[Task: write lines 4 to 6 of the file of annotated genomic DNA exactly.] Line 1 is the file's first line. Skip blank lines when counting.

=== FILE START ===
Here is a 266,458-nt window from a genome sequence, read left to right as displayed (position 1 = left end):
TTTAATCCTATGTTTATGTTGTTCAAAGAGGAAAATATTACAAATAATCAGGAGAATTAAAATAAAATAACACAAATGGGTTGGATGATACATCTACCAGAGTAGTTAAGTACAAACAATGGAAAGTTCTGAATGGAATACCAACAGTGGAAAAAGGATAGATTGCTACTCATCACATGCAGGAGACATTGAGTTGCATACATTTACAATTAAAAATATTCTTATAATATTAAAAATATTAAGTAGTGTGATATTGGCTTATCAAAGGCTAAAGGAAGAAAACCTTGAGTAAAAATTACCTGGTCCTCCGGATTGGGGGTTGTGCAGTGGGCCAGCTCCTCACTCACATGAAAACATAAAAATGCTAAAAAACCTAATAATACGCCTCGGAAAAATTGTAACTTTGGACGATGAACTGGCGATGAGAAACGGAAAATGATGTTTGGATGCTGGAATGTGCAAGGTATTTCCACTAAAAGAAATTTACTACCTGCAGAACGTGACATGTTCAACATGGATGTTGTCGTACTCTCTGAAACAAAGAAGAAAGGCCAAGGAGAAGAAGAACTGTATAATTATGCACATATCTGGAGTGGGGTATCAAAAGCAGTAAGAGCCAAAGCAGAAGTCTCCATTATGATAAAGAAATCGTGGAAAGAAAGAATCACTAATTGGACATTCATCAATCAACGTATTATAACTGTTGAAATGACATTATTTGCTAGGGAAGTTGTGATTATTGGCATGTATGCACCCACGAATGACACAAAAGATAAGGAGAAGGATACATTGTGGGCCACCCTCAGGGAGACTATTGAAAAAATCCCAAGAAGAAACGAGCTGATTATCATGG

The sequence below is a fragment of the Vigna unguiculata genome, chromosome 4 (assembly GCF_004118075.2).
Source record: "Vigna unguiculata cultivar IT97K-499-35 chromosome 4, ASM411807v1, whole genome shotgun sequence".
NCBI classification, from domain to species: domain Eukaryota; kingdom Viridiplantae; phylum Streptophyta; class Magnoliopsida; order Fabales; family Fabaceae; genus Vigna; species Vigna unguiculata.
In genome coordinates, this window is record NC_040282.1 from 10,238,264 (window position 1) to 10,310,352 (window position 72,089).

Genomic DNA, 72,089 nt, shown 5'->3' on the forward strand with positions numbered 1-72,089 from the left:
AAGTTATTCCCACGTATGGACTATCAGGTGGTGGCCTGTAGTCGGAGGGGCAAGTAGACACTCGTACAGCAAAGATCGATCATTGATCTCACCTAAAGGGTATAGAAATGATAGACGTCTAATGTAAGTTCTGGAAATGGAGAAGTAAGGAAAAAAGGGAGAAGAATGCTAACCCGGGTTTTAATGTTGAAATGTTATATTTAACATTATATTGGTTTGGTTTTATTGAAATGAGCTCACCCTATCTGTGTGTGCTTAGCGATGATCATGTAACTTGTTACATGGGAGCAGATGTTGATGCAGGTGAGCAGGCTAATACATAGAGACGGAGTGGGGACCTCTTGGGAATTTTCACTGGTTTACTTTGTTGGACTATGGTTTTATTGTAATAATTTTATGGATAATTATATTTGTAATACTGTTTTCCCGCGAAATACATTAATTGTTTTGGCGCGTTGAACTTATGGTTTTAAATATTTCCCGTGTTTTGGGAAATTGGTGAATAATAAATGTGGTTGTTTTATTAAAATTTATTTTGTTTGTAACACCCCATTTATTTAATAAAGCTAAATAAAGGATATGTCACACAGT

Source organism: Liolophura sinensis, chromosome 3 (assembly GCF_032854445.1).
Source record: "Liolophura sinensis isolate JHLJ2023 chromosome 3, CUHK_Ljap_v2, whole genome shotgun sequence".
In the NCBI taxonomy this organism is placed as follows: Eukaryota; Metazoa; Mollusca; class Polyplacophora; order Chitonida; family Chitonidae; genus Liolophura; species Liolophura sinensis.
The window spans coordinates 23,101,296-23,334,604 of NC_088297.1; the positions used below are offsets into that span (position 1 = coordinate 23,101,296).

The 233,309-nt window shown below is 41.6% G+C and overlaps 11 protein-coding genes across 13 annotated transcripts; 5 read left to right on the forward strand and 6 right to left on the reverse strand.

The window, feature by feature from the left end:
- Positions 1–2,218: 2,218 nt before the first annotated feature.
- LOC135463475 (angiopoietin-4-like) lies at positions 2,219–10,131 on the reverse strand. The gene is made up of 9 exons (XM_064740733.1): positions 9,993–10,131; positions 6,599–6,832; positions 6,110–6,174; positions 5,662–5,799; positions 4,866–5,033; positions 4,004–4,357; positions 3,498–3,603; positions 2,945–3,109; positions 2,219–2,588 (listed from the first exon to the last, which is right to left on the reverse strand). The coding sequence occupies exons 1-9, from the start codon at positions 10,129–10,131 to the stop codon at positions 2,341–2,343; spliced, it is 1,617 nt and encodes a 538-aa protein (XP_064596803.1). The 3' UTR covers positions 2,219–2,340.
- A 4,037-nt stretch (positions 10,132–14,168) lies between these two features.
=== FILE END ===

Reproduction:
Source record: "Vigna unguiculata cultivar IT97K-499-35 chromosome 4, ASM411807v1, whole genome shotgun sequence".
NCBI classification, from domain to species: domain Eukaryota; kingdom Viridiplantae; phylum Streptophyta; class Magnoliopsida; order Fabales; family Fabaceae; genus Vigna; species Vigna unguiculata.
In genome coordinates, this window is record NC_040282.1 from 10,238,264 (window position 1) to 10,310,352 (window position 72,089).